Pyrotopia group eyes West Field for festival
Organizers of a fire arts festival plan to stage their event in Munhall for a second year, but want a larger venue.
“We are hoping to do our second annual Pyrotopia Fire Arts Festival at West Field in October of this year,” Pyrotopia founder Eric Singer said. “We had it last year at The Pump House. We were assisted very much by the fire department, EMS and the police department. We had an excellent experience working with the town's organizations.”
He said 4,000 attended last year's event, far exceeding the 1,000 that planners had expected.
“The first part of the day was devoted to events for kids,” Singer said, “put on by Pittsburgh Children's Museum and Carnegie Science Center teaching kids about chemistry, fire, combustion and light.
“In the evening, we had the festival with performers and artists who work and create sculptures that incorporate fire.”
He said a pewter castor, glass blowers and other artisans that use heat and fire in their work were at the festival.
“It's a heck of a show from what I understand,” Munhall Mayor Raymond Bodnar said.
“We had no incidents or injuries last year,” Singer said. “We have decades, collectively, of experience working with fire and putting on events and promoting events.”
He said Pyrotopia was funded by grants, but it has to be funded this year by organizers. Singer estimated that tickets will be $10-$15 this year.
He said there could be a shuttle service to transport people to and from the field.
Stacy Lee is a staff writer for Trib Total Media. She can be reached at 412-664-9161, ext. 1970, or email@example.com.
TribLive commenting policy
You are solely responsible for your comments and by using TribLive.com you agree to our Terms of Service.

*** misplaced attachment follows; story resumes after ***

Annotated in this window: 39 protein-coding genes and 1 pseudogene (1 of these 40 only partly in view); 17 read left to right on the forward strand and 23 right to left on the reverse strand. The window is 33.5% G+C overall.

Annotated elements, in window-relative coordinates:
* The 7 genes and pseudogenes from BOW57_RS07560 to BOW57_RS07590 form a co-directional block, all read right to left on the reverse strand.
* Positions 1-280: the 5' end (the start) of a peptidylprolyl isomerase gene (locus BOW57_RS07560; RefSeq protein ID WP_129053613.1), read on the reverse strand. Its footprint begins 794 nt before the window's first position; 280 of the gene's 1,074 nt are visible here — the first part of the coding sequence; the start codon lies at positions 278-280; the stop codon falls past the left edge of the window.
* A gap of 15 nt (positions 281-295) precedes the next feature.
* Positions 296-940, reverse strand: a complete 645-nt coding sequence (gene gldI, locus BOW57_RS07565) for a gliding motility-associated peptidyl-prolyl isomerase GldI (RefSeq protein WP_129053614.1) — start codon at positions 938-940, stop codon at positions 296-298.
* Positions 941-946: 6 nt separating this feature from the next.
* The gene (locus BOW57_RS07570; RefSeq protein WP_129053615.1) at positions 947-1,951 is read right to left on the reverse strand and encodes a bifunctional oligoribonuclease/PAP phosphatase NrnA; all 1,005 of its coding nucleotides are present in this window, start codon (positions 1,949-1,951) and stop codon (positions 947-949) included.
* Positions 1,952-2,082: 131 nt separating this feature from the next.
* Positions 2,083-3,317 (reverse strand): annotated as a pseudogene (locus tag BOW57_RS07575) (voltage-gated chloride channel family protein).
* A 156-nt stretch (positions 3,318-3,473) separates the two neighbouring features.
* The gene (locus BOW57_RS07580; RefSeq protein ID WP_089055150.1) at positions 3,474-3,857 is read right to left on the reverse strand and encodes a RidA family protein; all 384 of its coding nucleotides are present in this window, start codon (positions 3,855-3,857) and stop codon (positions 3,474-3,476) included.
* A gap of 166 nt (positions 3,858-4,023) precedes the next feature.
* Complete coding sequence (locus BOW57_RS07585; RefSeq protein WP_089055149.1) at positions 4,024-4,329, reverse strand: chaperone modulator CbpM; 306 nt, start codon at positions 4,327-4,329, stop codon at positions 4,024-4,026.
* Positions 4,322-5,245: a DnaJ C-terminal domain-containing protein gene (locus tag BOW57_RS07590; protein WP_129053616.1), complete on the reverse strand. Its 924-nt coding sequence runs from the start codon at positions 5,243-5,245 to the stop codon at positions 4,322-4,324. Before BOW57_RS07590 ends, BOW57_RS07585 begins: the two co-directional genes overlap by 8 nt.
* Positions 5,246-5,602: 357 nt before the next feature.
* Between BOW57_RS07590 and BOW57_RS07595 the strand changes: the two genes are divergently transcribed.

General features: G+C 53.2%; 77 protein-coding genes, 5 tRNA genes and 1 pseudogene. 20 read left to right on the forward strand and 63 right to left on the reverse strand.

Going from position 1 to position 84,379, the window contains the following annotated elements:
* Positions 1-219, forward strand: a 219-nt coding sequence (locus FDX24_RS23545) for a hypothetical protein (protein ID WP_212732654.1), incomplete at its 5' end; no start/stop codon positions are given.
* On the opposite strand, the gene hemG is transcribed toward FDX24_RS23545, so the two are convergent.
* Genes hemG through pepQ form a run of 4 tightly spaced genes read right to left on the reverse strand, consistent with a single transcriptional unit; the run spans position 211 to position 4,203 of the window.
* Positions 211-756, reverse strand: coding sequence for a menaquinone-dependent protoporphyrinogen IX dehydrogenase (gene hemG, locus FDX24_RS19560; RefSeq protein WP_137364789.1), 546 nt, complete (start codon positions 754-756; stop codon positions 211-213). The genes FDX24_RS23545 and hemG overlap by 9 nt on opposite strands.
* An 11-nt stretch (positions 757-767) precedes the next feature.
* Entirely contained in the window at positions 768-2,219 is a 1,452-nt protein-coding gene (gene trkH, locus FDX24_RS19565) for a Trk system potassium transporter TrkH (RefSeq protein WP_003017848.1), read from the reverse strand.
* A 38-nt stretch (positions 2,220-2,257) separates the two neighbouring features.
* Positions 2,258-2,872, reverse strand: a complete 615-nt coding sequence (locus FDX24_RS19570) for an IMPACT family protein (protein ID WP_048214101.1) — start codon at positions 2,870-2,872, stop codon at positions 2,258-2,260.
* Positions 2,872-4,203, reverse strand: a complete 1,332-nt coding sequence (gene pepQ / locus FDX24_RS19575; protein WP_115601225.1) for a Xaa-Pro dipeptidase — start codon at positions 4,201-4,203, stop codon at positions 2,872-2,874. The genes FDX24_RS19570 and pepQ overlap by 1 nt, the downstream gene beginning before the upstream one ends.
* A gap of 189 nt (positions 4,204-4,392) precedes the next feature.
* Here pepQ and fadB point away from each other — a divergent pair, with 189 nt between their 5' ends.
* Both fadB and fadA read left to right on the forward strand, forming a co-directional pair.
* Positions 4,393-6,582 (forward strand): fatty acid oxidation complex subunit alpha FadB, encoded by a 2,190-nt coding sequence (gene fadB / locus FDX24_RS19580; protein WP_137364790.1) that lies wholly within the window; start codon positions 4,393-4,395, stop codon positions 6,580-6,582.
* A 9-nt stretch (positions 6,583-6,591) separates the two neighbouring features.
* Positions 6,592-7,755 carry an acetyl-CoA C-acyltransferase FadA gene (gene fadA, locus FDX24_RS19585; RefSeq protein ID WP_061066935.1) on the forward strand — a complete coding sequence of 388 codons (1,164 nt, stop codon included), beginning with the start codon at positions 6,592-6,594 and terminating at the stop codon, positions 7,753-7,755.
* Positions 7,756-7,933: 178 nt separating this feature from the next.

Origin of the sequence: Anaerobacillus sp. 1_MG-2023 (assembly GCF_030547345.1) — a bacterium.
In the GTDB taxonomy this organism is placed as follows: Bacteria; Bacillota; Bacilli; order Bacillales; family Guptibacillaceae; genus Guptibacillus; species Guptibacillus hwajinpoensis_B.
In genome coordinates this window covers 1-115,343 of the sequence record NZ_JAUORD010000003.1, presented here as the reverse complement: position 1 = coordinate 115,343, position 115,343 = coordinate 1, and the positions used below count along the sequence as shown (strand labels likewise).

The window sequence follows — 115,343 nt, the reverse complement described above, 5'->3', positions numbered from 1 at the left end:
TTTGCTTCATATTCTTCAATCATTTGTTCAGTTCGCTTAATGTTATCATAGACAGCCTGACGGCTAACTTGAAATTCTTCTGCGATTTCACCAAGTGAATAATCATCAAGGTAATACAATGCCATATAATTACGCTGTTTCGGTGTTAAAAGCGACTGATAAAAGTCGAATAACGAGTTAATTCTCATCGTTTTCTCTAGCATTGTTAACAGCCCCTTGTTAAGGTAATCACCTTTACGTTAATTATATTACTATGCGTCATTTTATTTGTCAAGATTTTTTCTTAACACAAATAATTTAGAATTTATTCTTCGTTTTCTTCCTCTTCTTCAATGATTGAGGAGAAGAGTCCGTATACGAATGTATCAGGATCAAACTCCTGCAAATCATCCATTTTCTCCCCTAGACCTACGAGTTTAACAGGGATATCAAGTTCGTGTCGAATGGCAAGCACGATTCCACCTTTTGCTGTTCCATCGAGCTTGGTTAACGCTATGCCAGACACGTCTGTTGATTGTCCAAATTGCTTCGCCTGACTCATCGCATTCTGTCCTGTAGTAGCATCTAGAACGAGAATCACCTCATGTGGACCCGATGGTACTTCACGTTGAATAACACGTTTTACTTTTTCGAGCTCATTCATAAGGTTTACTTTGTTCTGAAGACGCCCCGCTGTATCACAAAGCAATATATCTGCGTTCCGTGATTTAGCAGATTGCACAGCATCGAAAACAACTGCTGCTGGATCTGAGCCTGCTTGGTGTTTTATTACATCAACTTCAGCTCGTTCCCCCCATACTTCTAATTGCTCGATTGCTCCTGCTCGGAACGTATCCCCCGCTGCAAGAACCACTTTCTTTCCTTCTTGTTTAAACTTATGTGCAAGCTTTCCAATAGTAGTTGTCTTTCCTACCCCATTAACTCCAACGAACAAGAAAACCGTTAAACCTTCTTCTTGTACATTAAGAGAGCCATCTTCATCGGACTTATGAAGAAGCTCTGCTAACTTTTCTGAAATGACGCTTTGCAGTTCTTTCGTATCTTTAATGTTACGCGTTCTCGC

We moderate comments. Our goal is to provide substantive commentary for a general readership. By screening submissions, we provide a space where readers can share intelligent and informed commentary that enhances the quality of our news and information.
While most comments will be posted if they are on-topic and not abusive, moderating decisions are subjective. We will make them as carefully and consistently as we can. Because of the volume of reader comments, we cannot review individual moderation decisions with readers.
We value thoughtful comments representing a range of views that make their point quickly and politely. We make an effort to protect discussions from repeated comments â either by the same reader or different readers.
We follow the same standards for taste as the daily newspaper. A few things we won't tolerate: personal attacks, obscenity, vulgarity, profanity (including expletives and letters followed by dashes), commercial promotion, impersonations, incoherence, proselytizing and SHOUTING. Don't include URLs to Web sites.
We do not edit comments. They are either approved or deleted. We reserve the right to edit a comment that is quoted or excerpted in an article. In this case, we may fix spelling and punctuation.
We welcome strong opinions and criticism of our work, but we don't want comments to become bogged down with discussions of our policies and we will moderate accordingly.
We appreciate it when readers and people quoted in articles or blog posts point out errors of fact or emphasis and will investigate all assertions. But these suggestions should be sent via e-mail. To avoid distracting other readers, we won't publish comments that suggest a correction. Instead, corrections will be made in a blog post or in an article.